Sturgeon’s Law

Following on from a recent post when I commented on the quality of Web 2.0 ‘user generated content’ I started thinking about the continued validity of Sturgeon’s Law – usually stated as ‘90% of everything is crap’.  When it was first formulated, the vast majority of the consumers of science fiction – the genre to which it originally applied – were protected from most of the crap by the editors.  (Having said that, the magazines of those far off days still contained a reasonable amount of stuff that could be described as ‘less than brilliant’…but that’s another story!!)

In my own view, I think Sturgeon’s Law is slightly out of date now – I’d probably suggest that the figure is closer to 95%, and what is worse is that:

  1. Web 2.0 allows much more of it to come through to the web-using public.
  2. The demand of satellite TV, Cable TV, etc. for new content has again reduced the quality threshold, allowing more stuff through that, to be honest, just isn’t up to the mark.
  3. The situation is almost certainly going to get worse; it’s increasingly difficult to apply any critique of quality to produced media without being accused of being elitist.

Is there an answer?  I certainly hope so; I have a good many years of life ahead of me and I hope that some of the time will be filled with entertainment that makes me laugh, cry and think .  I want to be provoked; I don’t want media to slide down to a lowest common denominator value or simply be inferior re-hashes of past glories.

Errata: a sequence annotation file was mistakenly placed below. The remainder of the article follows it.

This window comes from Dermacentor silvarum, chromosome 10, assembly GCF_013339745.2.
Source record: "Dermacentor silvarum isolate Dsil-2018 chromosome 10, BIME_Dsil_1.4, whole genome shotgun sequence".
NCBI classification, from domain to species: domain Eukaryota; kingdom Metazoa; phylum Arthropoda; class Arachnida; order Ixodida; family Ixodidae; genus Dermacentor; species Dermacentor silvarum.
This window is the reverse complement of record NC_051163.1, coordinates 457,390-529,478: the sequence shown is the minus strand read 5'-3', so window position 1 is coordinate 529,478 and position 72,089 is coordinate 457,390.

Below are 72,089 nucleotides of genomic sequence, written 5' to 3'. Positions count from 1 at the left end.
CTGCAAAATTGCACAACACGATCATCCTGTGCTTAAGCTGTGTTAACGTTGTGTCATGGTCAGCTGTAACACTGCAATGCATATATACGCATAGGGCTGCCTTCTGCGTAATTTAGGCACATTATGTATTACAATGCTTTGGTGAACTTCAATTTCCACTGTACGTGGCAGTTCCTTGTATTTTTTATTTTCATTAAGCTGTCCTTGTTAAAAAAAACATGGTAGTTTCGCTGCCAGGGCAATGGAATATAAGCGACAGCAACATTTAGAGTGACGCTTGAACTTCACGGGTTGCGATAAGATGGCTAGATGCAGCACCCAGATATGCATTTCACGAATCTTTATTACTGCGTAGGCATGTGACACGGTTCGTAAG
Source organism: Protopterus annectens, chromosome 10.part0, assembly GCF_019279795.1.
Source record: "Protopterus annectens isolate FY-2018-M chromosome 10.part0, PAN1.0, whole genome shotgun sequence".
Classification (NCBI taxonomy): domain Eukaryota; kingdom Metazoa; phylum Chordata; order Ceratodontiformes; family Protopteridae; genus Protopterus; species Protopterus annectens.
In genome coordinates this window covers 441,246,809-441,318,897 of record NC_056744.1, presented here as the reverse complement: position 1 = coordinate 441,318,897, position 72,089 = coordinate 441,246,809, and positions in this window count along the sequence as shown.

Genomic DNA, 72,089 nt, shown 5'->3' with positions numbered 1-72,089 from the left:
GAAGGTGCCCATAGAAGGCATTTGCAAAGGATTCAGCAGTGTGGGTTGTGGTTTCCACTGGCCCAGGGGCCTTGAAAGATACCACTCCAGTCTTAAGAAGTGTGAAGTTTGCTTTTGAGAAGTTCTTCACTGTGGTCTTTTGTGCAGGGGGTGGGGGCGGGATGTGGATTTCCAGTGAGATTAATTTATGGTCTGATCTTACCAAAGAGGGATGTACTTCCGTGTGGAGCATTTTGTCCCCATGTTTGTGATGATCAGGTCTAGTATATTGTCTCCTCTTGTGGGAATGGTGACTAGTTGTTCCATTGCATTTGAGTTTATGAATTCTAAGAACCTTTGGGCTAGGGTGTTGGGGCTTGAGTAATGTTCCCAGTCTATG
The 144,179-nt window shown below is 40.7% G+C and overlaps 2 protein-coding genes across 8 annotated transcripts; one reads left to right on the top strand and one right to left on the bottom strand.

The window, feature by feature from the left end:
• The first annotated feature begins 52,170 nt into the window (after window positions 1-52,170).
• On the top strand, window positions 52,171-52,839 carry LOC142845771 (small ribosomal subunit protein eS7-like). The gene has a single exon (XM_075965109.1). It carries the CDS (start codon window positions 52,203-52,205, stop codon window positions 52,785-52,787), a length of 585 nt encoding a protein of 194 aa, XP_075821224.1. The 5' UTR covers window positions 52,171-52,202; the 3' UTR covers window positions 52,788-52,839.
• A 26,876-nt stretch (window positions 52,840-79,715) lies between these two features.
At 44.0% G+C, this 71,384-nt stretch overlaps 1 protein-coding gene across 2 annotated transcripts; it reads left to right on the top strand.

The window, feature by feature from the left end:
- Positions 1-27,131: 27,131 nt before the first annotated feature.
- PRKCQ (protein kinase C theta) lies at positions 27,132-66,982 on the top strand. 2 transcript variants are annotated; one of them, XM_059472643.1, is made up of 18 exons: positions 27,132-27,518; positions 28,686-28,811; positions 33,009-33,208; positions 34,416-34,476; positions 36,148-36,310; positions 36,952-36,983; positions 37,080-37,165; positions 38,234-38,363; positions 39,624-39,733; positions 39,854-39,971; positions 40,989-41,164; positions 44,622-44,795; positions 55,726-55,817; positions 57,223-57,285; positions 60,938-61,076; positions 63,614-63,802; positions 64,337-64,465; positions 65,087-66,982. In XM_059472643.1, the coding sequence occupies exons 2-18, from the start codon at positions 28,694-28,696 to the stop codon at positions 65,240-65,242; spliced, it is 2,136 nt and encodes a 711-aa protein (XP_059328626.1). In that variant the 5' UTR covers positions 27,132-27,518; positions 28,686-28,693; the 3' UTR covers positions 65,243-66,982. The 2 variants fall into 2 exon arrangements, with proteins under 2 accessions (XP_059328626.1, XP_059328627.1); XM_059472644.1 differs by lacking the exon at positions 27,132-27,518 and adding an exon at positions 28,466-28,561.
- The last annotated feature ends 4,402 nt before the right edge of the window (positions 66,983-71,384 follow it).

The bottom line is that, whether we like it or not, we have to reintroduce the old concepts of judging value; of estimating and rewarding quality, even if this means we have to produce material that is regarded as too intelligent or challenging by some.   It may mean that sacred cows are killed – I have frequently commented, for example, that some otherwise excellent scripts of the most recent incarnation of the TV science fiction series ‘Dr Who’ were ruined in parts by the writers bringing in politically correct characters and dialogue that absolutely jarred.  It might also mean that we have LESS content; I for one would prefer to have less entertainment and media of a higher quality and production standard.

The answer is almost certainly not technical; there is too much content produced and we don’t have a technical means of grading material based on such subjective and culturally loaded terms like ‘quality’, ‘taste’ and ‘entertaining’.  maybe we all need to ‘up our game’ and be less forgiving of stuff that just seems slipshod and hastily put together to meet a marketing demographic.  Perhaps we need to have more editorial input on our web forums – there will always be calls of ‘censorship’ and freedom of speech when you do this, but perhaps it’s the first steps on the path to breaking Sturgeon’s Law.

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